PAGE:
Sign Language Research Solves the Mystery of Pronouns in Autism

One of the most studied issues in autism is communication. In order to maximise communicative development in people with autism, a variety of Augmentative and Alternative Communication systems (AAC) are used, including the use of signs from Sign Language.

On the other hand, there was some ignorance about why the correct use of pronouns in people with autism is poor. Recently, a study of deaf children with autism children of deaf parents who use sign language has provided some insight into this (Zeliadt, 2015).

(photo: © iStock/inhousecreative)

All the children in the study, in addition to autism, were deaf except one, who was hearing, but even in this case was the son of Deaf parents who used Sign Language fluently. The researchers conducted tests in which they found the same difficulty in the use of pronouns as that reported in previous research with children exposed to oral language: only 35% of them correctly used the pronoun "I" in tests to refer to themselves.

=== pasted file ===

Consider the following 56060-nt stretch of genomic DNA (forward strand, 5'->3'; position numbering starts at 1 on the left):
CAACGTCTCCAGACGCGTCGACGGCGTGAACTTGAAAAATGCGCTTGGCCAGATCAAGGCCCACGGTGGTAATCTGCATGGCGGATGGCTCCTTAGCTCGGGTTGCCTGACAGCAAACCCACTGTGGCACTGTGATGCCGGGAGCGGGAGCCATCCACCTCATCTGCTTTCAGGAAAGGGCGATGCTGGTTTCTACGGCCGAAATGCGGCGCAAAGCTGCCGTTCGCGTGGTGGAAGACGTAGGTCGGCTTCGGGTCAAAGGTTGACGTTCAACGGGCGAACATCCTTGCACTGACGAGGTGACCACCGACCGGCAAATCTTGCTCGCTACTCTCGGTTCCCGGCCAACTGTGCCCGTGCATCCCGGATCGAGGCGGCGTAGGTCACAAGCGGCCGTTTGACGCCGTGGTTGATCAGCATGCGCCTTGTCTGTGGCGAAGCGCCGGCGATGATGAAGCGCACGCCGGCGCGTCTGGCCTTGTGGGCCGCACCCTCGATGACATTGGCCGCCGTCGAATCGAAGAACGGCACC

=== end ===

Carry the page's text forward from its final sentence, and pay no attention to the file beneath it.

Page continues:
The researchers concluded that the misuse of pronouns or their omission in people with autism is not mainly due to difficulties in understanding the spoken word, as if so, they would improve the use of pronouns through Sign Language. Therefore, they believe that the real reason is the inability to distinguish between oneself and others.

Sign language thus helped, in this study, to discard the hypothesis and promote a better knowledge of the communicative disorders of autism.

In this video we can see Andy, a 10-year-old boy with cerebral palsy and autism communicating in American Sign Language (ASL):


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